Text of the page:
ICONS: Monster Mash!

I ran ICONS (1st edition) for Edmund, Karen and Jesse and had a fun time. They decided to play Spectre, Risk and Cheshire Cat (nemesis: Turbo-Cat) — a corporate-sponsored black ops industrial (counter-)espionage team working for Standard Industries. They stayed unknown and unappreciated, unlike Standard Industries’ public super team, the Standard-Bearers.

Two of the best moments were when Cheshire Cat, in her secret identity as mild-mannered teacher Mr. Myerson, met with his student Angel on the train and had to both save the train from a super-villain and protect his cover; and when Risk intimidated The Troll by sheer force of gumption, even though she was outclassed in terms of power.

I enjoyed the game but next time I run ICONS, I will hit the Fate-like elements harder.

Playing ICONS


I salute the Blue Rose


Fans of role-playing games are likely aware that the Kickstarter funding campaign for a new edition of Green Ronin Publishing’s Blue Rose RPG is in full swing. If you didn’t know, then go read io9’s interview with line developer and original co-writer Steve Kenson. Hey, while you’re there, I’ll borrow a pull-quote from Steve to describe the genre that Blue Rose emulates, romantic fantasy:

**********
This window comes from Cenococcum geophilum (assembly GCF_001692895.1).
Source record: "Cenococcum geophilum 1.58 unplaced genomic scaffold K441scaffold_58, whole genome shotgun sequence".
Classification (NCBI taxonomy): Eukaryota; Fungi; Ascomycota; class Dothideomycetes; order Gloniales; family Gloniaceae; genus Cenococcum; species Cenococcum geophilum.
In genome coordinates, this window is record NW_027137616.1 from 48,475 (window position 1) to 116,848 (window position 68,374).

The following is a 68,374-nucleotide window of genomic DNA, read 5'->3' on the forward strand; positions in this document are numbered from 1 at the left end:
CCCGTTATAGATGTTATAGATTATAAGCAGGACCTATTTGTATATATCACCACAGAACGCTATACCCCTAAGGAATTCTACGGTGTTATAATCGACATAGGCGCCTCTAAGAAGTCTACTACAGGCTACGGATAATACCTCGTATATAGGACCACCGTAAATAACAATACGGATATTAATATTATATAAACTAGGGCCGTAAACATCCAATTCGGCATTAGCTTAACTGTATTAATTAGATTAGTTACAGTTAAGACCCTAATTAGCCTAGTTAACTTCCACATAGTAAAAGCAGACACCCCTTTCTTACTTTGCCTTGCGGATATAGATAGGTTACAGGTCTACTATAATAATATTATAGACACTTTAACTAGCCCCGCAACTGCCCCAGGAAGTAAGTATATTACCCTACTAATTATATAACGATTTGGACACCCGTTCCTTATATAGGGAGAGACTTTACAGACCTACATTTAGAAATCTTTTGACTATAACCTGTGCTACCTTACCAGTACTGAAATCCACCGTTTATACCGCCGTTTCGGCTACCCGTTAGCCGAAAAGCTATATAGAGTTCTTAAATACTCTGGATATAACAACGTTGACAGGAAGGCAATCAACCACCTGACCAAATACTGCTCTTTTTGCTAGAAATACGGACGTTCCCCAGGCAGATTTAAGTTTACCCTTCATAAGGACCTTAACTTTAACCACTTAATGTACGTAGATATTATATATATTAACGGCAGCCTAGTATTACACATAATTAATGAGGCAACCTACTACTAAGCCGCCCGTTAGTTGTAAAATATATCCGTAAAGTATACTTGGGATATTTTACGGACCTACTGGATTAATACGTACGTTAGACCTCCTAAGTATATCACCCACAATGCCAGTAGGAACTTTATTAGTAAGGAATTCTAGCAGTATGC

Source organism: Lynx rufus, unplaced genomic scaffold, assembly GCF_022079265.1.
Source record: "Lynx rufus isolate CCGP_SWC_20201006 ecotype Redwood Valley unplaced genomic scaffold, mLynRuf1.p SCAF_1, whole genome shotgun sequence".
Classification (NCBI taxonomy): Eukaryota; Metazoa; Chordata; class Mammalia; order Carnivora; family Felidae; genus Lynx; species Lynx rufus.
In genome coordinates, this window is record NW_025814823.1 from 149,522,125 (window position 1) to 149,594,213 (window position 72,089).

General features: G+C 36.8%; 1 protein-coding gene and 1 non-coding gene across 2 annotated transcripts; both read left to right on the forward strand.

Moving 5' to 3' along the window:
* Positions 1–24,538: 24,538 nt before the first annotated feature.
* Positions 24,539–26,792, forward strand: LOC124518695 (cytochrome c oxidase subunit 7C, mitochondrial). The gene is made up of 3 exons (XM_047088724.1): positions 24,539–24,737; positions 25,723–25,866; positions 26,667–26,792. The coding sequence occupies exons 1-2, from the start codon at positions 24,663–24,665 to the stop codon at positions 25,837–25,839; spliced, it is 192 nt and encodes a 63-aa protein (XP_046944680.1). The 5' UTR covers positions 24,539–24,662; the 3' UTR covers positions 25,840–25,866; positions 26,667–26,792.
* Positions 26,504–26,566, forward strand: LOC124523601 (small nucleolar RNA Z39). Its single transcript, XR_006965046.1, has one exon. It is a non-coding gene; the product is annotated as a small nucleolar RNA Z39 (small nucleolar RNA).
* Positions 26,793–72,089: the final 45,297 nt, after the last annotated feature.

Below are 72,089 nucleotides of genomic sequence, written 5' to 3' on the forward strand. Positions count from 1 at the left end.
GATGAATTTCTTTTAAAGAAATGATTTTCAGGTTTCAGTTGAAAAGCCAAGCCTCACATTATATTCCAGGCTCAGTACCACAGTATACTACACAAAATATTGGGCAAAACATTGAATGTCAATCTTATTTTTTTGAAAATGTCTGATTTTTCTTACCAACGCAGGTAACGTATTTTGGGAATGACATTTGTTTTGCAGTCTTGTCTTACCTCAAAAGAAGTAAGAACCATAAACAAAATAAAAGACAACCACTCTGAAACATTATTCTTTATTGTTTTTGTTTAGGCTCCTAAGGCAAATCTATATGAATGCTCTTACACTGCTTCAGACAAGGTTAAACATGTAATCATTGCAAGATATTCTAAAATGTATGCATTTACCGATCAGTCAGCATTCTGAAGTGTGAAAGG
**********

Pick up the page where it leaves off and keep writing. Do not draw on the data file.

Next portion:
“Romantic” refers to a style and a point of view that’s generally positive, hopeful, and cooperative: good people can make a difference, true love can and does win in the end, we can make the world better, people of good conscience can work together (and even disagree) but still coexist peacefully, and, ultimately, there is good in the world and it’s something worth fighting for. That romance often includes interpersonal relationships, from boon comrades to passionate love, and such things are both the reasons why characters take action and the rewards they receive for their efforts.

Blue Rose will be celebrating its tenth anniversary this year! It’s crazy how quickly time passes. One thing has been nagging at me every time I see someone say that the game was “ahead of its time” in 2005 for its inclusiveness of gender, orientation and even body type diversity.

Ahead of its time? Please. Let’s give credit where credit is due:

The Blue Rose RPG is exactly the kind of game that helped move the gamer and geek mindset forward.

The kind that show that games matter, that they are not just a few hours’ entertainment. They are that, yes, but also so much more. Because the times, you see, they may be a-changin’ but they have to be dragged a-kickin’ and a-screamin’ into it. Otherwise nothing ever advances.

So thank you, Green Ronin. May the Blue Rose bloom pure and bright for a long time.